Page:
More than three weeks have passed since voters in New York State cast their ballots in the June 23 primaries. For some races, the final results are still not in.
On Election Night, Mondaire Jones, a 33-year-old lawyer who worked in the Obama administration, looked to be the winner of the eight-person Democratic primary to replace retiring Representative Nita Lowey. Noted election guru Dave Wasserman had “seen enough” to declare Jones the winner early on June 24. But it wasn’t until this Tuesday, three weeks after Election Day, that the official call was made.
As absentee ballots are counted and legal challenges are prepared, many other candidates are still waiting for the final ruling on their race. Here’s what we know about why the New York State primary-election results are still not final.
There were just so many ballots
The main culprit in this massive delay is the unprecedented number of absentee ballots cast in the election. Democratic primary voters in New York City alone returned more than 384,000 ballots, according to the Board of Elections.
According to the New York Times elections-results page, three congressional primaries and a handful of State Senate and General Assembly primaries are still up in the air. The final calls haven’t been made for Ritchie Torres and Jamaal Bowman, who challenged longtime Representative Eliot Engel, but both are expected to win. Meanwhile, the race for the Democratic nomination in the 12th Congressional District is much tighter, with incumbent Representative Carolyn Maloney and Suraj Patel separated by fewer than 700 votes.
Counting didn’t start for two weeks
Elections officials did not start counting absentee ballots until last week, two weeks after the election. That was partially out of necessity. Though ballots had to be postmarked June 23, they had until June 30 to arrive at their destination. On July 6, Staten Island became the first borough to begin counting its ballots. The other four boroughs followed two days later. So while Election Day was 23 days ago, absentee ballots in most of New York City first began to be opened only eight days ago. And election workers have a lot to sort through. In Manhattan alone, Democrats returned 121,248 absentee ballots, the most in the city.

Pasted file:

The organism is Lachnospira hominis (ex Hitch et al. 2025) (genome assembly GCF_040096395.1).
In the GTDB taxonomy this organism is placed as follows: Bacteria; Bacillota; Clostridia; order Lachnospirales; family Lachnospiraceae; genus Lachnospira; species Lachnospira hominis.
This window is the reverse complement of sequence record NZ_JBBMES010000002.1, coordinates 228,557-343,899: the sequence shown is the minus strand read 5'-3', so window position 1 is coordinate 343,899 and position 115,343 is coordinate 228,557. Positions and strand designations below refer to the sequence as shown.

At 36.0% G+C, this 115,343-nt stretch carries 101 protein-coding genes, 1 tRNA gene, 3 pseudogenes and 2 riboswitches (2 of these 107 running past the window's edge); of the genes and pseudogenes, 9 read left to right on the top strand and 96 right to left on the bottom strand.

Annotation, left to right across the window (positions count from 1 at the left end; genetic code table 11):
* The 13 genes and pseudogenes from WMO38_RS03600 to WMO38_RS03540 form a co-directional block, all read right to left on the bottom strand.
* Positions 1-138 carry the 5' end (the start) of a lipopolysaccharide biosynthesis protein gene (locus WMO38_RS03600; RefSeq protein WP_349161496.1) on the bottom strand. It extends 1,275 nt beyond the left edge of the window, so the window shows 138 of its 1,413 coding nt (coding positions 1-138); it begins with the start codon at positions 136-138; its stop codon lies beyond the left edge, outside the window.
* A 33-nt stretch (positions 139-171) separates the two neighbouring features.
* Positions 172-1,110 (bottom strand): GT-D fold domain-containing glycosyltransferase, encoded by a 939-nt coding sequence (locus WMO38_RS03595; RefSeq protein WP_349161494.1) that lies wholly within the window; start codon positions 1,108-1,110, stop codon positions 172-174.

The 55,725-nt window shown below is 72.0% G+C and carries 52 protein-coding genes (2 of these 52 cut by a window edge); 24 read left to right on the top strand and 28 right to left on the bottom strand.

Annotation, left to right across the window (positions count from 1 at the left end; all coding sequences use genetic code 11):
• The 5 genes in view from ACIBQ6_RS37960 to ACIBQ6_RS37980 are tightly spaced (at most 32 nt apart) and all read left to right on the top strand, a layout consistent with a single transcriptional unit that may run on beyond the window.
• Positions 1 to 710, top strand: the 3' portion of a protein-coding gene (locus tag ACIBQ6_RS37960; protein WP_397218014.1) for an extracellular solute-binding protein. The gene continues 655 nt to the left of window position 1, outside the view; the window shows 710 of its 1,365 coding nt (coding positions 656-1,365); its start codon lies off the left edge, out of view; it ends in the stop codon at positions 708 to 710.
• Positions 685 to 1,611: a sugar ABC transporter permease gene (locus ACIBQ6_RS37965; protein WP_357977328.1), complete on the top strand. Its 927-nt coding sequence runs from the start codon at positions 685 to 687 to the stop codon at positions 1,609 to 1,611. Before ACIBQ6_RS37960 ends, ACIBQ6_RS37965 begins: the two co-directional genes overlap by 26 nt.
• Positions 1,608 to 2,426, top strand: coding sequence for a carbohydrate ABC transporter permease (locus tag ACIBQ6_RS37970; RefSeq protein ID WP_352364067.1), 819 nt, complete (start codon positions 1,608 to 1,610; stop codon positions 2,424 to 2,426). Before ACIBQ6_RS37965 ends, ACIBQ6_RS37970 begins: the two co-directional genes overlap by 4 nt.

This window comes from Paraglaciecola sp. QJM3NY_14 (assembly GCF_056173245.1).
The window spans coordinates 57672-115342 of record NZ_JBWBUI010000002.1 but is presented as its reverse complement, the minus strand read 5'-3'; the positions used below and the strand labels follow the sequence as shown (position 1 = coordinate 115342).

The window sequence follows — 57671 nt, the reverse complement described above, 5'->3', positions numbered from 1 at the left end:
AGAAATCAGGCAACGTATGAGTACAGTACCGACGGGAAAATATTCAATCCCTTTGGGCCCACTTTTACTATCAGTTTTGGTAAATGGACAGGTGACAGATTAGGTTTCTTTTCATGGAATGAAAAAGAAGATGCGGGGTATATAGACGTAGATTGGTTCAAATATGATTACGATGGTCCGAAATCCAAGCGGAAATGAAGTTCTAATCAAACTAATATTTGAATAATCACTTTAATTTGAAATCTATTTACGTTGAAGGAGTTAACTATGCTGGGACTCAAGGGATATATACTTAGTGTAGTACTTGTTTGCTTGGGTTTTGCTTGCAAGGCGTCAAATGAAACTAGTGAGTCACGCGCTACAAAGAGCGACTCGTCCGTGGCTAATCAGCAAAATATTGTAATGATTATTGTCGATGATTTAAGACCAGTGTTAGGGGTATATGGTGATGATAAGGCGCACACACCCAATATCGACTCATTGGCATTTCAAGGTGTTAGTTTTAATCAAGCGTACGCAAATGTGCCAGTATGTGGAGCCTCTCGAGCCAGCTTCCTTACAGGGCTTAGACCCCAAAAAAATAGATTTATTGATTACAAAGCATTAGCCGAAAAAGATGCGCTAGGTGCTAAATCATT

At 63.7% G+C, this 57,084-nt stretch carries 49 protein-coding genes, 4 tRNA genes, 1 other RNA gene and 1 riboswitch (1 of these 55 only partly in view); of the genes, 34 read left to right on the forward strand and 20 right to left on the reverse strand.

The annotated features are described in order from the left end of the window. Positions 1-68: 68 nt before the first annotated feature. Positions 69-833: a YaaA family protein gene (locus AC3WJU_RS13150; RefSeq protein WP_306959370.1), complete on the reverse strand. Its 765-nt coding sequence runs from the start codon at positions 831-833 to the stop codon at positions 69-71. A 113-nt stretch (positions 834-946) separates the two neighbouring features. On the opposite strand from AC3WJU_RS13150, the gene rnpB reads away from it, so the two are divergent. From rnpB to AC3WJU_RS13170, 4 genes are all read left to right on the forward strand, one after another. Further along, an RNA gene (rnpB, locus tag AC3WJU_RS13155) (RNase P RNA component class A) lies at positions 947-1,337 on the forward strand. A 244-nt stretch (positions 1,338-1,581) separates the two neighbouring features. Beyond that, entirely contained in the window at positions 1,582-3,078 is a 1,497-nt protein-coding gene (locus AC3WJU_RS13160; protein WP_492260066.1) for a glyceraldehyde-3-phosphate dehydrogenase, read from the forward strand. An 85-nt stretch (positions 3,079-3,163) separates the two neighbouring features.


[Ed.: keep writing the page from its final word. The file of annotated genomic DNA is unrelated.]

The legal challenges are coming
Counting absentee ballots isn’t just a matter of opening envelopes and evaluating signatures; campaigns are also allowed to observe the process and “object to the validity of any given ballot,” according to The Wall Street Journal.
Volunteers and lawyers search for reasons that could cause a vote to be set aside — like an envelope that isn’t sealed — and in some instances, apply extra scrutiny to ballots they believe were cast for rivals.
Many candidates have also preemptively filed suit that establishes their right to challenge their opponents’ votes.
When will it end?
It’s hard to say definitively. Last week, the Intercept reported that the Bowman and Engel campaigns were told that absentee ballots would be completely counted by early August.
What does this mean for November?
Say good-bye to Election Night and hello to Election Week, or even Election Month. If the election is close and absentee voting has been expanded due to the pandemic, neither presidential candidate may have 270 electoral votes as November 3 turns into November 4. And with Donald Trump in the White House, that could lead to chaos.